He’s finally done it. On Monday, Andy Murray will be crowned World No.1 for the first time in his career – and become the first Brit to ever hold the ATP top spot.
Speaking to Sky Sports, Murray said: “It wasn’t something I dreamt of a kid. I just wanted to play tennis and become a professional tennis player and then to try and get into the top 100.”
“From No.2 to No.1 seems like a small gap. It’s only one place, but it is by far the hardest one to reach and it’s been a long time.”
It may not have been the most exciting coronation, with Murray overtaking Novak Djokovic after a quad tear forced Milos Raonic to pull out of the Paris Masters semi-final on Saturday.
However, Murray still has the chance to become the best in style if he beats John Isner today – before defending his title at the ATP World Tour Finals in London later this month.
So, as the long-term British No.1 clambers to the top of the tennis mountain, Tennis Talent looks back at a few of the moments that have defined his career so far.
The maiden title
All the way back in 2006, a fresh-faced Murray took on Lleyton Hewitt in the final of the SAP Open in San Jose. The 18-year-old beat the Australian master 2-6 6-1 7-6 to claim his first title. It was a taste of things to come.
Olympic gold in 2012
It doesn’t get much better than winning an Olympic gold medal on home turf – against Roger Federer. However, Murray won in emphatic style (6-2 6-1 6-4), much to the delight of a packed Centre Court.
First Grand Slam
It was the big one, the moment British tennis fans had been waiting decades for (76 years, to be precise). A few months after gaining national hero status at the London Olympics, Murray won his first Grand Slam, beating Novak Djokovic in the final of the US Open 7-6(12-10), 7-5, 2-6, 3-6, 6-2.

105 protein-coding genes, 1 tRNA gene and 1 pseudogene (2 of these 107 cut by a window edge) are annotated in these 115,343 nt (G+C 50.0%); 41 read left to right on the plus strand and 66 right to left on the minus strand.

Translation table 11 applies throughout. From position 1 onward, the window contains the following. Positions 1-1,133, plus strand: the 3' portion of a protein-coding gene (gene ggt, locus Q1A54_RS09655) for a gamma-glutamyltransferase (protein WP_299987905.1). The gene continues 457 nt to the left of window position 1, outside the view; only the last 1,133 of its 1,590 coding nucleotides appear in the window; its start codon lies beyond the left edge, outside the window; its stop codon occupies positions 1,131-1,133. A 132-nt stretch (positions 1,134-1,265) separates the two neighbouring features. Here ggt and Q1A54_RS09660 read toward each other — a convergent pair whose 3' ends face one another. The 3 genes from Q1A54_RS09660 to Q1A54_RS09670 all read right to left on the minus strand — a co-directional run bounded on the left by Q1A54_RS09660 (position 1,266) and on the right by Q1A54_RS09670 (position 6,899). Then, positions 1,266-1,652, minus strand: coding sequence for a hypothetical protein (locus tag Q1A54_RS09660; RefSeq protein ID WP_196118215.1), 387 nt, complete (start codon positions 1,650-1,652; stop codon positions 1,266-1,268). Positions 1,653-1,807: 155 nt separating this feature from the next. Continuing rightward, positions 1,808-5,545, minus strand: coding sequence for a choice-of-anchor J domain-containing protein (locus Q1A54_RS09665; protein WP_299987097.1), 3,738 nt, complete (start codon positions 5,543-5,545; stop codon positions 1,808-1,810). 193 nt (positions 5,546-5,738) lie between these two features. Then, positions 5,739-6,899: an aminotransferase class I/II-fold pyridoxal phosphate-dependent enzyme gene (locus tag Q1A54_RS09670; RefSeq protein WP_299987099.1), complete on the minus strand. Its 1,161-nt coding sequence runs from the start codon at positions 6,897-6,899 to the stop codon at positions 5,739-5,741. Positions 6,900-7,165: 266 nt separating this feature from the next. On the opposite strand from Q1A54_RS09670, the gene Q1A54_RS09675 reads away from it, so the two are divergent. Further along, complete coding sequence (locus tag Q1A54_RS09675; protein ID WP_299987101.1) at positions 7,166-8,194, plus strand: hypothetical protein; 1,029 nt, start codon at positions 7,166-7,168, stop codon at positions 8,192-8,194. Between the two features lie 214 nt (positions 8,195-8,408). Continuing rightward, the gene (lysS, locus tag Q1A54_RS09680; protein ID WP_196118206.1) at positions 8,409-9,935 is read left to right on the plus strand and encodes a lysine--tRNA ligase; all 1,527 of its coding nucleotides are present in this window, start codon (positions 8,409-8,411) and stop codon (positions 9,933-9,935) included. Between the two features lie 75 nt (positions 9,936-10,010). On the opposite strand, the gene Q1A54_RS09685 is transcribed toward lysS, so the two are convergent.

First Wimbledon title
On 7th July 2013, Britain ground to a halt. We were all glued to our screens as Murray beat Novak Djokovic 6-4, 7-5, 6-4 to do the unthinkable: win Wimbledon. Many tears ensued.
The 2015 Davis Cup
In 2015, Great Britain won their first Davis Cup for 79 years as Murray took down Belgium’s David Goffin 6-3, 7-5, 6-3. He called it “his most emotional win yet”. Don’t believe him? Watch the celebrations…
Second Wimbledon title
Earlier this year, a triumphant Murray built on his record-breaking run in the French Open to claim his third career Grand Slam at Centre Court. After beating fellow Brit Liam Broady in the early stages of the tournament, Murray took home the title by beating Milos Raonic in the final 6-4, 7-6(7-3), 7-6(7-2).
What does the future hold for Andy Murray? Perhaps a win at Roland Garros? Let us know what you think by commenting below